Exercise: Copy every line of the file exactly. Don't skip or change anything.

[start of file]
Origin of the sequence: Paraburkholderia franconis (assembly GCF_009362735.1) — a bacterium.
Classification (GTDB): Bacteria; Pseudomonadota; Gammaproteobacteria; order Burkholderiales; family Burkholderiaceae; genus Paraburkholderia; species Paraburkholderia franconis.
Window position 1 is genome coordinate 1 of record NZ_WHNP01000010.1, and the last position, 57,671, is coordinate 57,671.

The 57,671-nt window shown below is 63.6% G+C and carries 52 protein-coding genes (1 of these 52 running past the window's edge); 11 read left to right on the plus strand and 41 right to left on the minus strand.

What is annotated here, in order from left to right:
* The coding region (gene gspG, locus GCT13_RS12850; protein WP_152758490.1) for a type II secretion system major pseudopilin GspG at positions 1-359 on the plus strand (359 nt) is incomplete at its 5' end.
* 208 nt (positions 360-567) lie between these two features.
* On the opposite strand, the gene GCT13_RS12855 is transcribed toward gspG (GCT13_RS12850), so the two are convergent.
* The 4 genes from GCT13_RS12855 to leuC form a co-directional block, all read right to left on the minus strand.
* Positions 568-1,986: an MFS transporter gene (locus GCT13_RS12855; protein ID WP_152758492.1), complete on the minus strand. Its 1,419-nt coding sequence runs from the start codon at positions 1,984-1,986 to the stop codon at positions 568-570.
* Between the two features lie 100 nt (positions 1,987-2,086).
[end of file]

Origin of the sequence: Paraburkholderia franconis (assembly GCF_009362735.1) — a bacterium.
Classification (GTDB): Bacteria; Pseudomonadota; Gammaproteobacteria; order Burkholderiales; family Burkholderiaceae; genus Paraburkholderia; species Paraburkholderia franconis.
Window position 1 is genome coordinate 1 of record NZ_WHNP01000010.1, and the last position, 57,671, is coordinate 57,671.

The 57,671-nt window shown below is 63.6% G+C and carries 52 protein-coding genes (1 of these 52 running past the window's edge); 11 read left to right on the plus strand and 41 right to left on the minus strand.

What is annotated here, in order from left to right:
* The coding region (gene gspG, locus GCT13_RS12850; protein WP_152758490.1) for a type II secretion system major pseudopilin GspG at positions 1-359 on the plus strand (359 nt) is incomplete at its 5' end.
* 208 nt (positions 360-567) lie between these two features.
* On the opposite strand, the gene GCT13_RS12855 is transcribed toward gspG (GCT13_RS12850), so the two are convergent.
* The 4 genes from GCT13_RS12855 to leuC form a co-directional block, all read right to left on the minus strand.
* Positions 568-1,986: an MFS transporter gene (locus GCT13_RS12855; protein ID WP_152758492.1), complete on the minus strand. Its 1,419-nt coding sequence runs from the start codon at positions 1,984-1,986 to the stop codon at positions 568-570.
* Between the two features lie 100 nt (positions 1,987-2,086).